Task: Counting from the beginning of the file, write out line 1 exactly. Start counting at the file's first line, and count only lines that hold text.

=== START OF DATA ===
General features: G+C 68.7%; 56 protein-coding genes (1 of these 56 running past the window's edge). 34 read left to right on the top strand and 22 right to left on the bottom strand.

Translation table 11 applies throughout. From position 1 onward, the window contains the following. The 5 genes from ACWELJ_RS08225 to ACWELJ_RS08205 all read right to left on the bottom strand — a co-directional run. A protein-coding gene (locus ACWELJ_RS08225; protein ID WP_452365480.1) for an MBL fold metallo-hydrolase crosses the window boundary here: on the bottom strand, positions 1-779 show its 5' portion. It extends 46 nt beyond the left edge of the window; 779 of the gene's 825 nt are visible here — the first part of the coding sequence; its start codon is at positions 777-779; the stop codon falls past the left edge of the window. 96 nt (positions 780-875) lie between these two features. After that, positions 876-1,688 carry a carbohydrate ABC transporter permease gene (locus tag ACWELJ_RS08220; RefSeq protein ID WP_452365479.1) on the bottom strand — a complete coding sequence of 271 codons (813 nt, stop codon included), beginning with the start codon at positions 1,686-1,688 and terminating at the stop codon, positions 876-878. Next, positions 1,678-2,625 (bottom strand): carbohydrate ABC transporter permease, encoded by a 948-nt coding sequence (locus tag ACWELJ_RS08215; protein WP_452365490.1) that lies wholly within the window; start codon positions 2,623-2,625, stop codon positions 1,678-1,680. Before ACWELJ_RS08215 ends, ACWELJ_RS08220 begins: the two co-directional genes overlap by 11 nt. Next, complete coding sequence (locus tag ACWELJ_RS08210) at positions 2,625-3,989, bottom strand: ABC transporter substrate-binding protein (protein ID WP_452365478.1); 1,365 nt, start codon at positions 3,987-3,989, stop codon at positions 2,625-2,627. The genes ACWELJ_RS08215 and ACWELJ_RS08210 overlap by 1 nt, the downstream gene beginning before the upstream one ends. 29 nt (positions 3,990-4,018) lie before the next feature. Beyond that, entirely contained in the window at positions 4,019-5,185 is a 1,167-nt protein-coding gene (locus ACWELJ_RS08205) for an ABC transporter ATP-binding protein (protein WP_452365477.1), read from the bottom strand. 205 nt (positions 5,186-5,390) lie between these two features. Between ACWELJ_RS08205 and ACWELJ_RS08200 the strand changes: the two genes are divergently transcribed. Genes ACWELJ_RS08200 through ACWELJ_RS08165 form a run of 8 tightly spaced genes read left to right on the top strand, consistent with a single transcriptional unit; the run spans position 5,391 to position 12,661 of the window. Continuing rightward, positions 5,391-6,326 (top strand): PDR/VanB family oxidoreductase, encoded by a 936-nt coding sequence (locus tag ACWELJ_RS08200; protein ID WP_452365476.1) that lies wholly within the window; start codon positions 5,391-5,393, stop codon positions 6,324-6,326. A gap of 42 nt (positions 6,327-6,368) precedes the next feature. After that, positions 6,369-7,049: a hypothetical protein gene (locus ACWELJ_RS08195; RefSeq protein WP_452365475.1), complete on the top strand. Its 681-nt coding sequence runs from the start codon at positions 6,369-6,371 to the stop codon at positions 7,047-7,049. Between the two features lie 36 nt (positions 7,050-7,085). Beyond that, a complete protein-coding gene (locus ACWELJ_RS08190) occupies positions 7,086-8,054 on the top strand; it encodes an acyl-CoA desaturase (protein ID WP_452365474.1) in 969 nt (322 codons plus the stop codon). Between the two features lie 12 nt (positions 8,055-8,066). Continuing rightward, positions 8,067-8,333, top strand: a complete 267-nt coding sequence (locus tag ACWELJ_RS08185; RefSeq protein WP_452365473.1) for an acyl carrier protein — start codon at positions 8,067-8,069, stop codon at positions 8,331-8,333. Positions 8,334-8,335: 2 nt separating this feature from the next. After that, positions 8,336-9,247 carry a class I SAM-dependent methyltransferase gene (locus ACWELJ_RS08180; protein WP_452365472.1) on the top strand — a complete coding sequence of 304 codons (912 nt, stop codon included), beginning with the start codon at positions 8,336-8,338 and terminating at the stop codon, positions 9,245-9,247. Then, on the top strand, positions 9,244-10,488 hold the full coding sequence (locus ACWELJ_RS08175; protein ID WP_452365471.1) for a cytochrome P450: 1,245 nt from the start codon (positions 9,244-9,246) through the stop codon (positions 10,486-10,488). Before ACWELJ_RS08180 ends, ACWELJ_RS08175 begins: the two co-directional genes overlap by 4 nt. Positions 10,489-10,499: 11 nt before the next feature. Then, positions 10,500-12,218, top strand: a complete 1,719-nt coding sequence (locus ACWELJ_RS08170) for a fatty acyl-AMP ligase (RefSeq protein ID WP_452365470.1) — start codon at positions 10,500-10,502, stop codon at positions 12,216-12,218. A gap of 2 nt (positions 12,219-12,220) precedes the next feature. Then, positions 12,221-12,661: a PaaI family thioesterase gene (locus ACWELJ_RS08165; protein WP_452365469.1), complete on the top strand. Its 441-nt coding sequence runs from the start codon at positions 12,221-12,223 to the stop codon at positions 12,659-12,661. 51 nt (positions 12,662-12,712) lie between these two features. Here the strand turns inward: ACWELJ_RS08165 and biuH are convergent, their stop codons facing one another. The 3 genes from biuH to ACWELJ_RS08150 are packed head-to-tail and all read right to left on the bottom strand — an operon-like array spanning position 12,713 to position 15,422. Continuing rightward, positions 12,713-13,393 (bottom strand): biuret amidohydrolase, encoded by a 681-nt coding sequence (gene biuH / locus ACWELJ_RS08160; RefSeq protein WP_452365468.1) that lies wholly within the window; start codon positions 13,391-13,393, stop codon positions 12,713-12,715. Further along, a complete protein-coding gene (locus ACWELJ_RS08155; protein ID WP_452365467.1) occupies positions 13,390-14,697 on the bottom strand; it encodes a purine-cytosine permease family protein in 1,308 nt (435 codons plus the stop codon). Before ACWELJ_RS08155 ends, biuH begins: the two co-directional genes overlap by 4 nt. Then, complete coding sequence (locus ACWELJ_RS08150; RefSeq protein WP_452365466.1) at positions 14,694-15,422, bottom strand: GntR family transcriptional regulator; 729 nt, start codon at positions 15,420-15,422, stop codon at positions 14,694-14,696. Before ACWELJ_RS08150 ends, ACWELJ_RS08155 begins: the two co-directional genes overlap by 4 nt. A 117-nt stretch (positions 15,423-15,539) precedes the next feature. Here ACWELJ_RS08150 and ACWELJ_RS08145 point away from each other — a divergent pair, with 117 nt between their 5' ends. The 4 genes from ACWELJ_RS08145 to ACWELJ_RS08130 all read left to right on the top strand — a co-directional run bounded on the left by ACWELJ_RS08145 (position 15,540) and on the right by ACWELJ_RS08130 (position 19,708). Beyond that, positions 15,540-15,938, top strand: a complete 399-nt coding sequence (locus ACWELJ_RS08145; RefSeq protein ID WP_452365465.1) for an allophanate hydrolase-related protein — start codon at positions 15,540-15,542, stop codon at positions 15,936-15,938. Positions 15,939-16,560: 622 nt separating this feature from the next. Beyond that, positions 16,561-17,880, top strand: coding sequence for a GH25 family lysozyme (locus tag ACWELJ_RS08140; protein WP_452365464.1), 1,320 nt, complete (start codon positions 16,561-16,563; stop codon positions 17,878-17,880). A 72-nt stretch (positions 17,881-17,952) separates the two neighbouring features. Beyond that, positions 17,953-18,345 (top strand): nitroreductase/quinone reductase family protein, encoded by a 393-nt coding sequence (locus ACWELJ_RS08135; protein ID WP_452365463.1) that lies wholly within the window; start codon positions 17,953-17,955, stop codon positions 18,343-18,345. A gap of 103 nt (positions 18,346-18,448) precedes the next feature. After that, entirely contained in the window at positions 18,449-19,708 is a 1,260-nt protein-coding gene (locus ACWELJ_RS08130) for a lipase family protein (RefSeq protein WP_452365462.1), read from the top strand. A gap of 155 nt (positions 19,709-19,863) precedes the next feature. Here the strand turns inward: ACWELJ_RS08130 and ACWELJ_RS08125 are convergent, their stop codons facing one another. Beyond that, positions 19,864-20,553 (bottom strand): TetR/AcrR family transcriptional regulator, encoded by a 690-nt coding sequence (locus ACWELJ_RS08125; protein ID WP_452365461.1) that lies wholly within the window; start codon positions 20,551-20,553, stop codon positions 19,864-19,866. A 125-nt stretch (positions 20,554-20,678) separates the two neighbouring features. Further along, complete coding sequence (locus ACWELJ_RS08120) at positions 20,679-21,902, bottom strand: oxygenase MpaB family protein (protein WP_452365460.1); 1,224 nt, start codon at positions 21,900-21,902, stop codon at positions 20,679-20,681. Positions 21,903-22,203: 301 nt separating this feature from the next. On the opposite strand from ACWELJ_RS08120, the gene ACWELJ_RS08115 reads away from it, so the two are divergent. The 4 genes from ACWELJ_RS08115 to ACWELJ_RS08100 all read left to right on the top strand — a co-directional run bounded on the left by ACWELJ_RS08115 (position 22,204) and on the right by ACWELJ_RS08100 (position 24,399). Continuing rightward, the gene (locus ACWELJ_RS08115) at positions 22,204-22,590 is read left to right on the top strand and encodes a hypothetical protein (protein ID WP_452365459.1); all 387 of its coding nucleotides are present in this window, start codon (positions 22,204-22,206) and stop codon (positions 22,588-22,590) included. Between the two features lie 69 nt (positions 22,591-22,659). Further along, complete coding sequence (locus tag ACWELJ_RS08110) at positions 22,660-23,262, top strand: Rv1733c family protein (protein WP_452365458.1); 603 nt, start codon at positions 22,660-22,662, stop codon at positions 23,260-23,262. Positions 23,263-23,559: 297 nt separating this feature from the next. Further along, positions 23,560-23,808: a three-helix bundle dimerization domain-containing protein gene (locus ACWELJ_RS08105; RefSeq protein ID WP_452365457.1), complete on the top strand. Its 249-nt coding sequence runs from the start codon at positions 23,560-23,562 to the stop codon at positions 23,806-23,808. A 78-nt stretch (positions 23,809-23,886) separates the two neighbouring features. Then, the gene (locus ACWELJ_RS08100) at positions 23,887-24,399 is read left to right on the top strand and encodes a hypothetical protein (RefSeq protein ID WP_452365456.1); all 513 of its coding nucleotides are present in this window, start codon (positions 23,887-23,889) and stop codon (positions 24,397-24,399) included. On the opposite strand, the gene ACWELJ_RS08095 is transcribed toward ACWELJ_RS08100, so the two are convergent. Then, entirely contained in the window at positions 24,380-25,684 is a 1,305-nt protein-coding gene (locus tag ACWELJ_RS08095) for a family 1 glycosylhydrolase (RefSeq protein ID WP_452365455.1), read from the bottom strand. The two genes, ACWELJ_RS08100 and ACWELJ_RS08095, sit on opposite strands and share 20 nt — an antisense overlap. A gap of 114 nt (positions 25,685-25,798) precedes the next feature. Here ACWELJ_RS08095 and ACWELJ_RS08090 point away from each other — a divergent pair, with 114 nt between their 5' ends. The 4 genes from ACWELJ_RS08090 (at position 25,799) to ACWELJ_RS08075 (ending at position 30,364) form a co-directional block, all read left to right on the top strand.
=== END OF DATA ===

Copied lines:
General features: G+C 68.7%; 56 protein-coding genes (1 of these 56 running past the window's edge). 34 read left to right on the top strand and 22 right to left on the bottom strand.